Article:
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Is it really true that getting sick as babies builds immune systems?

I send my child to daycare (she's gone full-time since she was 11 weeks) and at 10 mos. she gets sick a lot. But she gets sick even when not at daycare, too, pretty much anytime she's expose to new enviornments or when we travel. It's nothing too bad, just small colds or runny nose. Is it actually true that this is 'building up her immune system?" For parents of kids who got sick a lot, was it true that they were stronger once they were in school?

Answer Question

Asked by Anonymous at 3:35 PM on Jan. 20, 2010 in Babies (0-12 months)

Answers (11)
  • Yes.

    Answer by LyTe684 at 3:36 PM on Jan. 20, 2010

  • Yes.

    Answer by Anonymous at 3:36 PM on Jan. 20, 2010

  • Yes

    Answer by Raeann11 at 3:38 PM on Jan. 20, 2010

  • It makes sense because you can never catch the same cold twice. The more she gets sick now, the less she will when she gets older. My friend's dh is a SAHD and their son is rarely exposed to other children and has never been sick. Her doctor told her that she's going to be hating life when she finally puts him in a daycare or school. I don't think that means to have "parties" to expose your child to different viruses and bacteria, lol, but your child's immune system does get stronger by being exposed to things and learning to fight them off.

    Answer by nicolemstacy at 3:39 PM on Jan. 20, 2010

  • yes this is true! but it's still a good idea to prevent getting sick in the first place...thats common sense though :)

    Answer by Anonymous at 3:40 PM on Jan. 20, 2010

  • Maybe. But that doesn't mean it is good for babies to be sick.

    Babies are supposed to be having maximum brain growth and it is a time of explosive development. If they are sick a lot it will affect them for their whole lives. I was just reading a book that was talking about how experts can tell by looking at bones (after a person dies) if a person was sick a lot as a child. You want your baby and toddler to be happy and to have the best hearing possible as a toddler.

    Babies are born with weak immune systems. Weak immune systems can't built up much immunity. Babies are supposed to be protected from infection because they are with their moms, the mom is exposed to the same thing, immune globulin A and other factors in the breastmilk go to the baby and give the baby passive immunity.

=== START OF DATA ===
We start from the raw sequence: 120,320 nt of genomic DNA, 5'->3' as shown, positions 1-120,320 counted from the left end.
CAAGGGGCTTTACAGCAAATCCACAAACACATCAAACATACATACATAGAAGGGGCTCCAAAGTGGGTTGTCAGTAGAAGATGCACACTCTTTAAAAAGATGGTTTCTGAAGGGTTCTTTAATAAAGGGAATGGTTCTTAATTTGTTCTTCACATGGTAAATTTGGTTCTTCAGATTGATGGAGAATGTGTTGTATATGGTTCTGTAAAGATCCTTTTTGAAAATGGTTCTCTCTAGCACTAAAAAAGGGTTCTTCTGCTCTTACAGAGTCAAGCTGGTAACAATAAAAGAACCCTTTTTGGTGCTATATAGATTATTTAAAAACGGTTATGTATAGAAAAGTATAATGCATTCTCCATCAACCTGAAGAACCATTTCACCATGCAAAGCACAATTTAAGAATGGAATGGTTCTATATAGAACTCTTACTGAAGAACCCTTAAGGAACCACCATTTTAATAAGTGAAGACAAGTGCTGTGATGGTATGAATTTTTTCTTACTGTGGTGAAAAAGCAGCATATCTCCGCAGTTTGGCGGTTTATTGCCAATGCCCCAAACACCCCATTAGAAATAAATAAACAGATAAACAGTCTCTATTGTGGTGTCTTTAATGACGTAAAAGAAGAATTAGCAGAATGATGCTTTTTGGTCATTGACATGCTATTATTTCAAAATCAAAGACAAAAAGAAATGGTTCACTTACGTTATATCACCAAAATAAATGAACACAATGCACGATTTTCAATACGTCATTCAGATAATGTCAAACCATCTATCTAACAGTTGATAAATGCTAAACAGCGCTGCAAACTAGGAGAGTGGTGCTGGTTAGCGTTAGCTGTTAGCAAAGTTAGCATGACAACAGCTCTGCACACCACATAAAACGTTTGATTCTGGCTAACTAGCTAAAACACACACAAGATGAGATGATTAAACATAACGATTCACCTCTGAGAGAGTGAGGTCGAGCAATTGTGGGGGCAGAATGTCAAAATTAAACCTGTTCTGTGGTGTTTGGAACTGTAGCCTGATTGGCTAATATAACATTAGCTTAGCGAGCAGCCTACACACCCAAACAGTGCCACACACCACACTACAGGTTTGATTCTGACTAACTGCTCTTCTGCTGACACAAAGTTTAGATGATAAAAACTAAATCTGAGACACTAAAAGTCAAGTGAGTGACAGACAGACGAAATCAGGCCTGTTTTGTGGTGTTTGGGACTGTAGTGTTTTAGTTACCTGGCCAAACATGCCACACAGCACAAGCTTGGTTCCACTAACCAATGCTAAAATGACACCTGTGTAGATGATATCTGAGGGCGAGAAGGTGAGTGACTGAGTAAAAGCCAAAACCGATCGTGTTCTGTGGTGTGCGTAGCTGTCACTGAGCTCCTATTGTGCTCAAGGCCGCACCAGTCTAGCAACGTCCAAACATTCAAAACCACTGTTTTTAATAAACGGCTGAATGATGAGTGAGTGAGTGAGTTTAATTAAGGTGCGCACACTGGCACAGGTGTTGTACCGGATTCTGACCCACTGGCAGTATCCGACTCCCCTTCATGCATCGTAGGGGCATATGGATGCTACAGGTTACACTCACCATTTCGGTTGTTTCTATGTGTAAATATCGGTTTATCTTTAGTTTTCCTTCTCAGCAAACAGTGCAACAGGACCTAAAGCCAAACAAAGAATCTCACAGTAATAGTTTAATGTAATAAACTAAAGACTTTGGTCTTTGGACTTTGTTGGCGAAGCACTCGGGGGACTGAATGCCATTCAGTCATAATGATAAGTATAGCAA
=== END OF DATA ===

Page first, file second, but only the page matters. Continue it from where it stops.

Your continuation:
So babies may build no immunity at all or it may not last long.


    Answer by Gailll at 3:43 PM on Jan. 20, 2010

  • My children and I have a genetic immune deficiency disease. My son got a job at a hospital and they tested him to make sure he had immunity to rubella. His blood test showed he didn't and he told them he couln't make immunity since he has immune deficiencies. They gave him a shot and retested and did the shot 3 times and no immunity before they gave up.

    If you have a weak immune system you just don't build immunity. That's one of the reasons they give kids shots over and over again. They have weak immune systems. There is no advantage for a baby or toddler to being sick. They need to be healthy and moving and developing language.

    Age 7 tends to be an age when kids seem to start being able to handle illness better. Age 12 is the next big age change when kids are healthier.

    Answer by Gailll at 3:52 PM on Jan. 20, 2010

  • Gailll, that is not every case though. Of course there are exceptions, but for the most part, it is true. May not be in your case, that I understand....


    Answer by LyTe684 at 3:54 PM on Jan. 20, 2010

  • Yes

    Answer by Candi1024 at 4:15 PM on Jan. 20, 2010

  • kids should be able to stay healthy, being sick earlier doesn't mean they aren't going to get sick later. If that's the theory, then let's hope they all get sick before age 20 so they'll be healthy at age 40.

    Answer by whiteroses82 at 6:03 PM on Jan. 20, 2010

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